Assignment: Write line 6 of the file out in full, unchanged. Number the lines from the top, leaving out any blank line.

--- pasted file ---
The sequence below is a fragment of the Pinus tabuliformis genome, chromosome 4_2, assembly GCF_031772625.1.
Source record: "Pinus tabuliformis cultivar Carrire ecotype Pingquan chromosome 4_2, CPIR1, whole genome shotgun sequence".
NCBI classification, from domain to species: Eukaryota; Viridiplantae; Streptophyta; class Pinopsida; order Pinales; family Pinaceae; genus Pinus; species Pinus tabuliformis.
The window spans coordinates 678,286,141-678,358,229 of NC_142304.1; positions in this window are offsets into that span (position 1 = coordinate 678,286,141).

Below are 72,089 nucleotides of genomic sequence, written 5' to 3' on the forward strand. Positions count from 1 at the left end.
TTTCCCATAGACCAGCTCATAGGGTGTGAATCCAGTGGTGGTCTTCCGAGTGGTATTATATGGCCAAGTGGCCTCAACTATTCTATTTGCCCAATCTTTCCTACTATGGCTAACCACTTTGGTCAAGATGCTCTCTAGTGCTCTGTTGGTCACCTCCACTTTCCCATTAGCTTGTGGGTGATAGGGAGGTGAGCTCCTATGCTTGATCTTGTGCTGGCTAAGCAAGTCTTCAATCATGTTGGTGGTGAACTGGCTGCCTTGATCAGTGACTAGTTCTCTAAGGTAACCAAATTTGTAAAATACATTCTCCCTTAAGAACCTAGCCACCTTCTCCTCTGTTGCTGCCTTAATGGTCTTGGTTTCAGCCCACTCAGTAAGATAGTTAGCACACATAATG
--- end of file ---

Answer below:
TTTCCCATAGACCAGCTCATAGGGTGTGAATCCAGTGGTGGTCTTCCGAGTGGTATTATATGGCCAAGTGGCCTCAACTATTCTATTTGCCCAATCTTTCCTACTATGGCTAACCACTTTGGTCAAGATGCTCTCTAGTGCTCTGTTGGTCACCTCCACTTTCCCATTAGCTTGTGGGTGATAGGGAGGTGAGCTCCTATGCTTGATCTTGTGCTGGCTAAGCAAGTCTTCAATCATGTTGGTGGTGAACTGGCTGCCTTGATCAGTGACTAGTTCTCTAAGGTAACCAAATTTGTAAAATACATTCTCCCTTAAGAACCTAGCCACCTTCTCCTCTGTTGCTGCCTTAATGGTCTTGGTTTCAGCCCACTCAGTAAGATAGTTAGCACACATAATG